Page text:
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Police Retreat From Foreclosed Home In Minneapolis After Standoff With Occupy Protesters

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2ND EVICTION DEFENSE OF THE CRUZ FAMILY HOME IN SO
Peter Leeman

On Friday morning, police from the Hennepin Country Sheriff's Office abandoned an attempt to evict protesters from a foreclosed home in south Minneapolis after a tense standoff.

By the protesters' account, the standoff began at 4 a.m., when about 20 to 30 police arrived at the home with a battering ram, bashed in the front door, surrounded the home and blocked traffic so that no one could approach it. A spokesman for the sheriff's department did not immediately respond to a request for comment.

For the past month, activists with the Occupy movement in Minneapolis have been using the home as a sort of fortress and command center, and the raid was the second on the home this week. On Wednesday, the police called off their first attempt to evict the protesters after about 100 people rallied at the house.

The house belongs to the Cruz family -- a young woman named Alejandra, her brother David and their parents -- and the family and its supporters insist that the home went into foreclosure not because of the family's fault but as a result of a difficulties arising from an online banking system. Activists say they have been working with the original lender, the PNC Financial Services Group, to find a solution that both sides can agree on. But in the meantime, Freddie Mac, which bought the home in August at a sheriff's sale, is pushing for an eviction.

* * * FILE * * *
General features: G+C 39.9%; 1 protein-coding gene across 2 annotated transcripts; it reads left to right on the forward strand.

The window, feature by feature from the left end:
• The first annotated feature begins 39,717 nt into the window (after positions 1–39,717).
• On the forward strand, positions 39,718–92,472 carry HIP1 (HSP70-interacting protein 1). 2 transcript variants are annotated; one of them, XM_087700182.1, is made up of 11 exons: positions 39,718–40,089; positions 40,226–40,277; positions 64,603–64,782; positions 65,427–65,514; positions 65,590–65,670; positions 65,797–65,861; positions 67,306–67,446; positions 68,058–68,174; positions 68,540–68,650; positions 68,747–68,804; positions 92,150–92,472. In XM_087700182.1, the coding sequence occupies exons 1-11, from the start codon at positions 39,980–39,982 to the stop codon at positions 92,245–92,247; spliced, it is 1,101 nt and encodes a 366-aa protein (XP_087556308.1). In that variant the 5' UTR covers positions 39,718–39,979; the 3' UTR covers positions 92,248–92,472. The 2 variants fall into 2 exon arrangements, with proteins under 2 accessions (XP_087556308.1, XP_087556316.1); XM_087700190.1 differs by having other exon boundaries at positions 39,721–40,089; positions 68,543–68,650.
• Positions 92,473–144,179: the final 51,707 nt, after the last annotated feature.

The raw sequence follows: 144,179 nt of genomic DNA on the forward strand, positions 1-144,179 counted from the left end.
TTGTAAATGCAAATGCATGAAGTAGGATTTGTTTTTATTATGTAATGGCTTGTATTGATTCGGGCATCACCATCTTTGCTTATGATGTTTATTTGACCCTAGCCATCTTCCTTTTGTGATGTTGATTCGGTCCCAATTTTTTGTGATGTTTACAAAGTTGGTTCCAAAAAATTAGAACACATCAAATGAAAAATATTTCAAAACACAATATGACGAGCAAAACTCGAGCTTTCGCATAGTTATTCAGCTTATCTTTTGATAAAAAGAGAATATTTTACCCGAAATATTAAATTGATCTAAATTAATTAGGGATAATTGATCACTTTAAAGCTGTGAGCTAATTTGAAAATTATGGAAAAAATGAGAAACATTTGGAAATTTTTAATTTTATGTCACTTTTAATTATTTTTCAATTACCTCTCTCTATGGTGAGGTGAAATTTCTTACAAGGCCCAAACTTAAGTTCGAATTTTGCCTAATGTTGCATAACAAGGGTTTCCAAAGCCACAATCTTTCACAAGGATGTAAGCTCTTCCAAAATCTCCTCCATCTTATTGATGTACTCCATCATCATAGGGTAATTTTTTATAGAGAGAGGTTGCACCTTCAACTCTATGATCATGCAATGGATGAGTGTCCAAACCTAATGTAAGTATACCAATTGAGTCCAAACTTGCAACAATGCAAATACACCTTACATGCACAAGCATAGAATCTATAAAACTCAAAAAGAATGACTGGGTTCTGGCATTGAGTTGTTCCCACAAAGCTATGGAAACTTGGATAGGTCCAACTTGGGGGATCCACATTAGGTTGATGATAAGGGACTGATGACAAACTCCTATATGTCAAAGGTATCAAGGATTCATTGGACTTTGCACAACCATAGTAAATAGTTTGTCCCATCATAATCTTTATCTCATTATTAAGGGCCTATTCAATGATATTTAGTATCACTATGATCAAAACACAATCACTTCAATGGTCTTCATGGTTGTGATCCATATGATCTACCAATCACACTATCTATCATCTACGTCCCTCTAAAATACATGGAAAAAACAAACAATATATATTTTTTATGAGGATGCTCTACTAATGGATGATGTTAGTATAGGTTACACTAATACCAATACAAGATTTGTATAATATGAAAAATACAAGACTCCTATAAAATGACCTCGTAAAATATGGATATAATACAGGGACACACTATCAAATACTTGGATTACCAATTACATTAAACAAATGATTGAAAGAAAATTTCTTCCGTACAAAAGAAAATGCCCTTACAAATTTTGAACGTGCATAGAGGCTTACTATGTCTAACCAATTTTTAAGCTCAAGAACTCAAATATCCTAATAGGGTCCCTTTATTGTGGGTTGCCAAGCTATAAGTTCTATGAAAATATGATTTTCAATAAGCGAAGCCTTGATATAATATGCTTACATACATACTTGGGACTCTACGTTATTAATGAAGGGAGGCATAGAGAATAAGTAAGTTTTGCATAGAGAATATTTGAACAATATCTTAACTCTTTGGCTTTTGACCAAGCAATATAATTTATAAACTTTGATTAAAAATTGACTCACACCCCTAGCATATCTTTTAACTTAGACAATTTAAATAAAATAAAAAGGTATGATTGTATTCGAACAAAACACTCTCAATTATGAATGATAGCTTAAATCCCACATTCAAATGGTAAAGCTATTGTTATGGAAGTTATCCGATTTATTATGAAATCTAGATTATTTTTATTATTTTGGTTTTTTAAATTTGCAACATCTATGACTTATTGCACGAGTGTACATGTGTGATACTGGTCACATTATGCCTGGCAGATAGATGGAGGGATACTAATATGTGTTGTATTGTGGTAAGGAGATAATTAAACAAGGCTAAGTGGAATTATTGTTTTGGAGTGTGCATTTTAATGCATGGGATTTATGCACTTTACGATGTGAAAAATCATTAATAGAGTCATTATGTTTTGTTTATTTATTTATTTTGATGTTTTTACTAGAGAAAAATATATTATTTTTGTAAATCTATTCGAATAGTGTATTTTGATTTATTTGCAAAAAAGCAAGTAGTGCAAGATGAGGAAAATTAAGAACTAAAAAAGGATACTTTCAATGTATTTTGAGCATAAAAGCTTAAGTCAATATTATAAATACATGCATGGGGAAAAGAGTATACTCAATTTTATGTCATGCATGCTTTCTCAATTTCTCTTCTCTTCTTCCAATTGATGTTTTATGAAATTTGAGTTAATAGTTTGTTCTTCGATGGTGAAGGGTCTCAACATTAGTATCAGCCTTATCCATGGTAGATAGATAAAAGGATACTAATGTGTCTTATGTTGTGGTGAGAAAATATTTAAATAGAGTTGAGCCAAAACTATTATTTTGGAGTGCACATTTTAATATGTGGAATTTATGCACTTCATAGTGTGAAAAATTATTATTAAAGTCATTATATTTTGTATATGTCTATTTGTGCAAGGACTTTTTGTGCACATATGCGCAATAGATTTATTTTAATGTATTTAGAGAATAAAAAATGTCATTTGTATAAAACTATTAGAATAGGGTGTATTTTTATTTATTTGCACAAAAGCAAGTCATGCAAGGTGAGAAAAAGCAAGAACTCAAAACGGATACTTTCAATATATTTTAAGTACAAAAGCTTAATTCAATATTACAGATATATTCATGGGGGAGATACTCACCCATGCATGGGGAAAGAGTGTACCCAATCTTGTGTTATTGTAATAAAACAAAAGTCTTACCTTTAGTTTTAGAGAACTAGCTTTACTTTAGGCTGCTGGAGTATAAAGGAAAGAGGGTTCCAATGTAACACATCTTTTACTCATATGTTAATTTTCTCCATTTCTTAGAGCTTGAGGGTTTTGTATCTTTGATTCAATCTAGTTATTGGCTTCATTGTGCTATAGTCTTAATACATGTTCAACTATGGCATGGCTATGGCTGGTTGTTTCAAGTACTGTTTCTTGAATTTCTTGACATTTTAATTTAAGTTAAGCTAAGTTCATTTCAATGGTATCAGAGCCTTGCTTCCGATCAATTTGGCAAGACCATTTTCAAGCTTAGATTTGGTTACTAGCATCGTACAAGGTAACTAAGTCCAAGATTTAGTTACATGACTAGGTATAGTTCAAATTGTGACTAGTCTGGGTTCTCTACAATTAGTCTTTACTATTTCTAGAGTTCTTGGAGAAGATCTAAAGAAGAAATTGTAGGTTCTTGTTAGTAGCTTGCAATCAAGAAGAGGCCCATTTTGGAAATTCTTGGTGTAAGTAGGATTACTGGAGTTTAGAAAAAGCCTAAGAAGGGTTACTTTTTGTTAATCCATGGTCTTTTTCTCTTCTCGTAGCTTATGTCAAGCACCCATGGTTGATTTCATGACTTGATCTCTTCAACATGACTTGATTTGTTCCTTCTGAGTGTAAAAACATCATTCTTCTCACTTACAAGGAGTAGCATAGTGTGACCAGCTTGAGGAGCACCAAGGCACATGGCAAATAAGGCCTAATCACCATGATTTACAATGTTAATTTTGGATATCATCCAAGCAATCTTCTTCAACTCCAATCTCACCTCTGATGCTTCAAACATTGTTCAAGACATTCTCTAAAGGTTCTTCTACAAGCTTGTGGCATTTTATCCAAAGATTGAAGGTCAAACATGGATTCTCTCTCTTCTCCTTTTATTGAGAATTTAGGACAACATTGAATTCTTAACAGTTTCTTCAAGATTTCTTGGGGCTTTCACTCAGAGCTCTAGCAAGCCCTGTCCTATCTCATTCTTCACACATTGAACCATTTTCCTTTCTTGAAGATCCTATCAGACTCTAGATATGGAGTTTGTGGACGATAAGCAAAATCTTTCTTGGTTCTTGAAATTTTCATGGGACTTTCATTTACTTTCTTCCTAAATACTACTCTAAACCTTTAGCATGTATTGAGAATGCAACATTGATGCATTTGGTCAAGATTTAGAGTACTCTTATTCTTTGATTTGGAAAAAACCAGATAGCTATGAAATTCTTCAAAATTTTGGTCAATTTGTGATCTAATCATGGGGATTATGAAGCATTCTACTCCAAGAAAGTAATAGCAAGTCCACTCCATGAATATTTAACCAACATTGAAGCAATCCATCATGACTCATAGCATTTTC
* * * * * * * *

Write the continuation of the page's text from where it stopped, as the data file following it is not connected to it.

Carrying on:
Freddie Mac Brad German said documents provided to the company by PNC showed "no record of the borrower seeking assistance and no record of a missed electronic transfer payment." The family has not made any payments for nearly two years, he said.

After the police arrived on Friday morning, five protesters who had been staying in the home locked themselves to railings and other objects, and the sheriff’s deputies used saws, jackhammers and other tools to remove them, the
protesters said. All five of these protesters were arrested.

But by that time, about 4:30 a.m., a new wave of protesters had begun to show up -- about 50 of them. "As the last person was being arrested, we marched around into the alley and flanked the sheriff and they retreated," said one of the protesters, Nick Espinosa. "We've been holding the house every since."

The connection between the Cruz family and the activists goes back several years. Alejandra Cruz is a familiar figure in local immigrant-rights circles. So are some of the Occupy activists who have protested on the family's behalf, including Espinosa, whose father is from Ecuador and has been deported.

Martha Ockenfels-Martinez, another member of the protest group, said she's been talking to executives at PNC about finding an amicable solution to the dilemma. "They reached out to me beginning to me a few weeks ago to start getting the ball rolling to work on a loan modification package," she said.

A spokesman for PNC told The Huffington Post that the bank would not comment on the case.

Also on The Huffington Post

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